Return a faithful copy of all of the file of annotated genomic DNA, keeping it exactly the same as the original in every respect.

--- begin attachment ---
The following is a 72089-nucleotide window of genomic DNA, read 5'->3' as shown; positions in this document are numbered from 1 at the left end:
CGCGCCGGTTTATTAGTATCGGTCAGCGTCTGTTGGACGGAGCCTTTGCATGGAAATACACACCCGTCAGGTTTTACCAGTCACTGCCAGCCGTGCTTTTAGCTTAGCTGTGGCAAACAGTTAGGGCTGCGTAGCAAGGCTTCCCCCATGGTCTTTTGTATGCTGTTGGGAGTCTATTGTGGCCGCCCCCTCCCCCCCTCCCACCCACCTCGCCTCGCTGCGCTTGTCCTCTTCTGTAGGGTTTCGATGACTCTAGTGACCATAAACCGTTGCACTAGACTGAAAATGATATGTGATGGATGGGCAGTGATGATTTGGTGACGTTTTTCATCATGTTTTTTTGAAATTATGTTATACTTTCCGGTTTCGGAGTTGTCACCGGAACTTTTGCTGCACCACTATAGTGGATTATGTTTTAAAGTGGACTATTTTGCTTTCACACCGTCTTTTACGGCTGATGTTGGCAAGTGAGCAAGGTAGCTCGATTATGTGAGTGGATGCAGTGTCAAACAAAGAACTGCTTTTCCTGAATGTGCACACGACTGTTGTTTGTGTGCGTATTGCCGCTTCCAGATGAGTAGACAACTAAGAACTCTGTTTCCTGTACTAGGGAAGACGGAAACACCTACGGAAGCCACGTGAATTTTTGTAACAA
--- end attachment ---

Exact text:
The following is a 72089-nucleotide window of genomic DNA, read 5'->3' as shown; positions in this document are numbered from 1 at the left end:
CGCGCCGGTTTATTAGTATCGGTCAGCGTCTGTTGGACGGAGCCTTTGCATGGAAATACACACCCGTCAGGTTTTACCAGTCACTGCCAGCCGTGCTTTTAGCTTAGCTGTGGCAAACAGTTAGGGCTGCGTAGCAAGGCTTCCCCCATGGTCTTTTGTATGCTGTTGGGAGTCTATTGTGGCCGCCCCCTCCCCCCCTCCCACCCACCTCGCCTCGCTGCGCTTGTCCTCTTCTGTAGGGTTTCGATGACTCTAGTGACCATAAACCGTTGCACTAGACTGAAAATGATATGTGATGGATGGGCAGTGATGATTTGGTGACGTTTTTCATCATGTTTTTTTGAAATTATGTTATACTTTCCGGTTTCGGAGTTGTCACCGGAACTTTTGCTGCACCACTATAGTGGATTATGTTTTAAAGTGGACTATTTTGCTTTCACACCGTCTTTTACGGCTGATGTTGGCAAGTGAGCAAGGTAGCTCGATTATGTGAGTGGATGCAGTGTCAAACAAAGAACTGCTTTTCCTGAATGTGCACACGACTGTTGTTTGTGTGCGTATTGCCGCTTCCAGATGAGTAGACAACTAAGAACTCTGTTTCCTGTACTAGGGAAGACGGAAACACCTACGGAAGCCACGTGAATTTTTGTAACAA